a program of music about animals
Some of the great composers’ most interesting and evocative pieces of music are those which depict the qualities of animals. Michael Arnowitt’s program on this theme, a possible children’s concert (although also suitable for adults), explores animals small, medium, and large, from the homestead and the barnyard to insects, birds, sea life, and animals of the wild. The music of the program includes such classics as Schumann’s version of Aesop’s fable of the tortoise and the hare, a scene from Prokofiev’s Peter and the Wolf featuring a duck, a cat, and a bird, Mussorgsky’s lifelike portrayal of oxen in Pictures at an Exhibition, Copland’s humorous The Cat and the Mouse, Liszt’s Mazeppa, in which a horse is the focus of action, and Bela Bartok’s delightful bit of whimsy, From the Diary of a Fly.
Animals make music, too: the enchantment of bird-song has long touched humans. The French composer Olivier Messiaen said, “Among the artistic hierarchy, birds are probably the greatest musicians to inhabit our planet.” A variety of beautiful compositions about birds will be featured, including Schumann’s The Prophet Bird, Rameau’s Call of the Birds, Sofia Gubaidulina’s The Little Tit, and Messiaen’s The Robin.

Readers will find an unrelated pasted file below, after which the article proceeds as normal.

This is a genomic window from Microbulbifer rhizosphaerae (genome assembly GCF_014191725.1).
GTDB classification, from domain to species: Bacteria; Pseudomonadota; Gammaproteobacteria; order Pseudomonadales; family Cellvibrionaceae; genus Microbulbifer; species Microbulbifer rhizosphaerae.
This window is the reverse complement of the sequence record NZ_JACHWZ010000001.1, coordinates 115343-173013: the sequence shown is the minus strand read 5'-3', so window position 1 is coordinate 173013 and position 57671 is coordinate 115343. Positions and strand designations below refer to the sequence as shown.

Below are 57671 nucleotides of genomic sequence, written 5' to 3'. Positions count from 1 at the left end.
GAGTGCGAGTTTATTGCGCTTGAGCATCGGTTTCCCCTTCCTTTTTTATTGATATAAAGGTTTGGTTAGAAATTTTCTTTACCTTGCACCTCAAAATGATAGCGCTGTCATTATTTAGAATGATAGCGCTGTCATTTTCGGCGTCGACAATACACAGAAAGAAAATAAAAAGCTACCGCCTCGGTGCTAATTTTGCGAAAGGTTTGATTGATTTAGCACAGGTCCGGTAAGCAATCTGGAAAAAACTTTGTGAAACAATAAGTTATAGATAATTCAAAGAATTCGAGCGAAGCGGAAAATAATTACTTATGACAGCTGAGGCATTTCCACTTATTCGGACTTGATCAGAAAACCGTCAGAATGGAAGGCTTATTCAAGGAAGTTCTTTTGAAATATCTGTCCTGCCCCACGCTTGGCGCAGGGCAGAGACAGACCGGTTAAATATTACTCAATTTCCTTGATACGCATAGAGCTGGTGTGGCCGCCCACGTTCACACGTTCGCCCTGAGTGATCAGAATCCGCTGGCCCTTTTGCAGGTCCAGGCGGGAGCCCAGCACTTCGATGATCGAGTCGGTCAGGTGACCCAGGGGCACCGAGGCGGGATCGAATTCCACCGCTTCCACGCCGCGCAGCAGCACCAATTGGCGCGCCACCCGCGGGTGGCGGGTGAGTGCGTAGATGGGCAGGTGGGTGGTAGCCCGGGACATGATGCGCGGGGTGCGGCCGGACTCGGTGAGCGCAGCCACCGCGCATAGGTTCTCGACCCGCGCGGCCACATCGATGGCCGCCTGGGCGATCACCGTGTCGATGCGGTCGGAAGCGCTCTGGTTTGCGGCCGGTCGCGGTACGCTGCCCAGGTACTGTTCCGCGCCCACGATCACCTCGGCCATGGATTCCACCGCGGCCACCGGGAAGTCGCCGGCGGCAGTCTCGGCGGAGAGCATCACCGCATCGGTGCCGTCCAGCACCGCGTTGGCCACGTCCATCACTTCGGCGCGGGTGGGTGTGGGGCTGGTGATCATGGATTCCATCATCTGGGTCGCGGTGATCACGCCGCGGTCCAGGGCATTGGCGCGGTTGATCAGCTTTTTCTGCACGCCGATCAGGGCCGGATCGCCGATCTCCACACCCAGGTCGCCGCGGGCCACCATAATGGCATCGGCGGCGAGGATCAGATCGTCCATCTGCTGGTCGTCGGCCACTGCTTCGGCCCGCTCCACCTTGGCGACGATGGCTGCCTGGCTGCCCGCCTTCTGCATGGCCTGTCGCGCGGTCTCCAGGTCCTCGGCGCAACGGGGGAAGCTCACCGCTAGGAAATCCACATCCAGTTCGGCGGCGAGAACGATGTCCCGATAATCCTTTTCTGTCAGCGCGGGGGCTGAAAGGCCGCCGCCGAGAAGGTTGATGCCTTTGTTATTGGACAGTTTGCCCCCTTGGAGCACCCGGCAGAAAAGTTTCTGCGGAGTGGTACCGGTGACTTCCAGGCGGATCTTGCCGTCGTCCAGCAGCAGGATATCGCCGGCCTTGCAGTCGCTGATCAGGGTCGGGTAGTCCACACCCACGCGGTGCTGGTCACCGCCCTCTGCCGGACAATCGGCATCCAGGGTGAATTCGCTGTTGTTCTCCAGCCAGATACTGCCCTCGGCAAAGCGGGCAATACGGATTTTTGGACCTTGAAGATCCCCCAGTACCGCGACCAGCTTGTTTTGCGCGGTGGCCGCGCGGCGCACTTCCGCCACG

The Composer’s Menagerie reveals the full range of life on earth, with pieces about such diverse critters as salamanders, bears, sea animals, night moths, and the famous snake in the garden of Eden. While there are many humorous passages in these pieces depicting the motions and behaviors of animals, there are also moments of great beauty as composers get out of their studies and explore Nature’s wonders.Back to Top